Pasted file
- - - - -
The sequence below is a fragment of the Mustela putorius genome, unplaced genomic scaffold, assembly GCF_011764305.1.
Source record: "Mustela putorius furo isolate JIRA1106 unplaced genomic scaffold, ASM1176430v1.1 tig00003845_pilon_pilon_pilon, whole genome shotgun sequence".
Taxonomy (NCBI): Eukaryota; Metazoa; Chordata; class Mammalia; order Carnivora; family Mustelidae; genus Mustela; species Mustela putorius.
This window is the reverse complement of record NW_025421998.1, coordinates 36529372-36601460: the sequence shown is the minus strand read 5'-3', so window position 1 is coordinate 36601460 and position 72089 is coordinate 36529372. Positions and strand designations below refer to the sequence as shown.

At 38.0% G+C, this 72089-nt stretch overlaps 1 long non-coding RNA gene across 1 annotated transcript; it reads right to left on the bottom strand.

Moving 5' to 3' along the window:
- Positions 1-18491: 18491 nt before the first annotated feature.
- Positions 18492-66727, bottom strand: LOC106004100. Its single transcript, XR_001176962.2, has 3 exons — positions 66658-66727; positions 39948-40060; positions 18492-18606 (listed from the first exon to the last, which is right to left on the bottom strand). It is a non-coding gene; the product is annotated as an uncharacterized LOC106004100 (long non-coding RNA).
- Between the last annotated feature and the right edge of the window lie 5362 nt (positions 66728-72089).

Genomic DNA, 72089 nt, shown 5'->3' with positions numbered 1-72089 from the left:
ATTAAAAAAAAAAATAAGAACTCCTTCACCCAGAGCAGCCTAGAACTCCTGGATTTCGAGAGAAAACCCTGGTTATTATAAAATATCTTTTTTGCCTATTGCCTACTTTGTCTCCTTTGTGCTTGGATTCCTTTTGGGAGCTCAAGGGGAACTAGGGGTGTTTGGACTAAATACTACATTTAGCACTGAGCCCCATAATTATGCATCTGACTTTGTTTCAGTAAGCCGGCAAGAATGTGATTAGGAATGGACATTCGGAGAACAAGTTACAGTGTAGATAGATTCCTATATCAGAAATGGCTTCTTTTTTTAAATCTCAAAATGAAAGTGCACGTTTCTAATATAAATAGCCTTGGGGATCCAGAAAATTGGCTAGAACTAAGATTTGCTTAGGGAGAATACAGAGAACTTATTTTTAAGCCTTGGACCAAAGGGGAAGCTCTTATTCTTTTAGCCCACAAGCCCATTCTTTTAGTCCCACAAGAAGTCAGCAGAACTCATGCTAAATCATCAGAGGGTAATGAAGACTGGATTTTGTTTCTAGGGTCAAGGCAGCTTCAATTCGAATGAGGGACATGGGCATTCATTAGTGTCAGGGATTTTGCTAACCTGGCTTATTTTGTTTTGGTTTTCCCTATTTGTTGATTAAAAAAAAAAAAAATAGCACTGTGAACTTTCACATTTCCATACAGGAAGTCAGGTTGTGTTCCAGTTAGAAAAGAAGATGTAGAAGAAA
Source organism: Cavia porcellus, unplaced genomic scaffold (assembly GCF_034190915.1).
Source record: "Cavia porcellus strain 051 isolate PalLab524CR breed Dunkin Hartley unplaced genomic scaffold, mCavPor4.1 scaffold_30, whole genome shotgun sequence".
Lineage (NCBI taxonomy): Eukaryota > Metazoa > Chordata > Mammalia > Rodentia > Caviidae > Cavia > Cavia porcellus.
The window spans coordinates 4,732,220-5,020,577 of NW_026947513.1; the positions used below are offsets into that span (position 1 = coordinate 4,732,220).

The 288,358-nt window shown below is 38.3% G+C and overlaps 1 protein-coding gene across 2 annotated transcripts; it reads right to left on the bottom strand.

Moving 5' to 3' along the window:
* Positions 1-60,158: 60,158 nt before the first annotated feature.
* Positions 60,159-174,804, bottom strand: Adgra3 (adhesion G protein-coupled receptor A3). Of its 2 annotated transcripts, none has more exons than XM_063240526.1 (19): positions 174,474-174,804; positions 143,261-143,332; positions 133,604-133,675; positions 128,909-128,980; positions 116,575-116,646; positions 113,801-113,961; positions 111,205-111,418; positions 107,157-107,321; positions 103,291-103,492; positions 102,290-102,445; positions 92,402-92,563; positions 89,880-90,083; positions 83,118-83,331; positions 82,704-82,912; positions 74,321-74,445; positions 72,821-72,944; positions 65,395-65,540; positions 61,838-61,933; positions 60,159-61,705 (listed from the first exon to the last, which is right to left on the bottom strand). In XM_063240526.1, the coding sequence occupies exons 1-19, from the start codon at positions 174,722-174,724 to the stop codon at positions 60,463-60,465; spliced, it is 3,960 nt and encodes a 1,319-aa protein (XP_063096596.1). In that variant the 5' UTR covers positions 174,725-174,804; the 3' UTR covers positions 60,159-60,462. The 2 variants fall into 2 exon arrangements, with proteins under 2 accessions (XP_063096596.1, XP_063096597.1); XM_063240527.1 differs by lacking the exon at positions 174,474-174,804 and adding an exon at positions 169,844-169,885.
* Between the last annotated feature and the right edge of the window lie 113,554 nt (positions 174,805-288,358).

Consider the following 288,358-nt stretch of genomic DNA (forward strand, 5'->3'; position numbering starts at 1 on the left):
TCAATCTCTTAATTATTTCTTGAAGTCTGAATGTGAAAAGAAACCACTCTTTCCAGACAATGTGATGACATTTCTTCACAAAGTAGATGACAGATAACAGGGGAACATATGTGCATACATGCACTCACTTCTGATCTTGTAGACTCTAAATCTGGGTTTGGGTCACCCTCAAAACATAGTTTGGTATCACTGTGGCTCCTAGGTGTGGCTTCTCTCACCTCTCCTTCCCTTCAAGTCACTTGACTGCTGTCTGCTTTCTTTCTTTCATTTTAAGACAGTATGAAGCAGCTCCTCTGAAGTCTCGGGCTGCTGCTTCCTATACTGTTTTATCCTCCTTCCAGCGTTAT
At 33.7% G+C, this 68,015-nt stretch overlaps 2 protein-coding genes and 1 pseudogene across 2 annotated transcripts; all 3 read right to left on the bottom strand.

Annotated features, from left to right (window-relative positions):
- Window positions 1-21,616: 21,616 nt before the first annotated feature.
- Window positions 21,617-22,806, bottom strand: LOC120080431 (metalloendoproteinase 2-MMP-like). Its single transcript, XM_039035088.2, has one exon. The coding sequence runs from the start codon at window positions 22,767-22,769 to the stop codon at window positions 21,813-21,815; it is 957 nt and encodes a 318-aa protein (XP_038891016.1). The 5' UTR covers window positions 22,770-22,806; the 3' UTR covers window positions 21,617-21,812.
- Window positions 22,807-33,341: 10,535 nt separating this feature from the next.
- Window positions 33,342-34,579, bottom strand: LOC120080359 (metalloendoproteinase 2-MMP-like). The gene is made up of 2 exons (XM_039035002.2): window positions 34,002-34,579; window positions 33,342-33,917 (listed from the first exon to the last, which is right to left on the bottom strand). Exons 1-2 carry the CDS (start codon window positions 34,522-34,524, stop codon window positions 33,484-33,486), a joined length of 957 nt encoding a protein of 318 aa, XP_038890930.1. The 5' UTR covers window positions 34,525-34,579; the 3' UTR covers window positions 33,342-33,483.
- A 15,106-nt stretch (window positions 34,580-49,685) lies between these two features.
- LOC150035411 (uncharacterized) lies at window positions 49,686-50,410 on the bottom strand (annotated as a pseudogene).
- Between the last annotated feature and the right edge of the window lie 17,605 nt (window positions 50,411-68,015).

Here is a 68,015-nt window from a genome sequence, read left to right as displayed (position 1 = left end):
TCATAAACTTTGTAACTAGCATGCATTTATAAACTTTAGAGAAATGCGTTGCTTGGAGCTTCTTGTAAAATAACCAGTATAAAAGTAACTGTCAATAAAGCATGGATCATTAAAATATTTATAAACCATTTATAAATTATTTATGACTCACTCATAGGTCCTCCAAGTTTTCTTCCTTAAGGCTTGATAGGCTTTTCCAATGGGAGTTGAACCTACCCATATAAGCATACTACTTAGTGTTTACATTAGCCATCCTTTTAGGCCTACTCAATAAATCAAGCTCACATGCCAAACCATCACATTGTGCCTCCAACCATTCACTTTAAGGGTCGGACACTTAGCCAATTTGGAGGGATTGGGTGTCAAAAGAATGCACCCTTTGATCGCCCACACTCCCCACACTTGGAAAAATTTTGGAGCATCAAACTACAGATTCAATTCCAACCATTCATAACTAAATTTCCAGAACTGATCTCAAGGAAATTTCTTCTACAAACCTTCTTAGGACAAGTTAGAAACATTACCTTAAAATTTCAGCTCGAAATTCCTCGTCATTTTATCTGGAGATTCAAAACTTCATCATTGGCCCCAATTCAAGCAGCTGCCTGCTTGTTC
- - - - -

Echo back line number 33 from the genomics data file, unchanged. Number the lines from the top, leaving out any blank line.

TCATAAACTTTGTAACTAGCATGCATTTATAAACTTTAGAGAAATGCGTTGCTTGGAGCTTCTTGTAAAATAACCAGTATAAAAGTAACTGTCAATAAAGCATGGATCATTAAAATATTTATAAACCATTTATAAATTATTTATGACTCACTCATAGGTCCTCCAAGTTTTCTTCCTTAAGGCTTGATAGGCTTTTCCAATGGGAGTTGAACCTACCCATATAAGCATACTACTTAGTGTTTACATTAGCCATCCTTTTAGGCCTACTCAATAAATCAAGCTCACATGCCAAACCATCACATTGTGCCTCCAACCATTCACTTTAAGGGTCGGACACTTAGCCAATTTGGAGGGATTGGGTGTCAAAAGAATGCACCCTTTGATCGCCCACACTCCCCACACTTGGAAAAATTTTGGAGCATCAAACTACAGATTCAATTCCAACCATTCATAACTAAATTTCCAGAACTGATCTCAAGGAAATTTCTTCTACAAACCTTCTTAGGACAAGTTAGAAACATTACCTTAAAATTTCAGCTCGAAATTCCTCGTCATTTTATCTGGAGATTCAAAACTTCATCATTGGCCCCAATTCAAGCAGCTGCCTGCTTGTTC